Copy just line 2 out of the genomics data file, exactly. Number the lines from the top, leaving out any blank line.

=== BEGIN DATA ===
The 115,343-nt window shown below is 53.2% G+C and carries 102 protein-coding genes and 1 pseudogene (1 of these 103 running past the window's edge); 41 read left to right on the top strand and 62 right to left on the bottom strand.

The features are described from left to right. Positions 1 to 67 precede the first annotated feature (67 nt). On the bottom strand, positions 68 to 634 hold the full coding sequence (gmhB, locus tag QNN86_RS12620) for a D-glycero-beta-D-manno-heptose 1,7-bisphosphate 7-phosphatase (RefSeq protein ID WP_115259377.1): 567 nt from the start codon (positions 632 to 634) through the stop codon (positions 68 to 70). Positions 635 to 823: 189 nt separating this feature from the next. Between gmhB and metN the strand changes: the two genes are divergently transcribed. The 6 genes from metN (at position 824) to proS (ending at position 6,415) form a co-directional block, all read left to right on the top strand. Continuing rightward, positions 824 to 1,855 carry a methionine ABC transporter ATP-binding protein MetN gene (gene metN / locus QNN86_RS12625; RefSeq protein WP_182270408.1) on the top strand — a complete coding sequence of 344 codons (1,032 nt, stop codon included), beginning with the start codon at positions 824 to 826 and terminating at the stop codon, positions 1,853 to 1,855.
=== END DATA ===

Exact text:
The features are described from left to right. Positions 1 to 67 precede the first annotated feature (67 nt). On the bottom strand, positions 68 to 634 hold the full coding sequence (gmhB, locus tag QNN86_RS12620) for a D-glycero-beta-D-manno-heptose 1,7-bisphosphate 7-phosphatase (RefSeq protein ID WP_115259377.1): 567 nt from the start codon (positions 632 to 634) through the stop codon (positions 68 to 70). Positions 635 to 823: 189 nt separating this feature from the next. Between gmhB and metN the strand changes: the two genes are divergently transcribed. The 6 genes from metN (at position 824) to proS (ending at position 6,415) form a co-directional block, all read left to right on the top strand. Continuing rightward, positions 824 to 1,855 carry a methionine ABC transporter ATP-binding protein MetN gene (gene metN / locus QNN86_RS12625; RefSeq protein WP_182270408.1) on the top strand — a complete coding sequence of 344 codons (1,032 nt, stop codon included), beginning with the start codon at positions 824 to 826 and terminating at the stop codon, positions 1,853 to 1,855.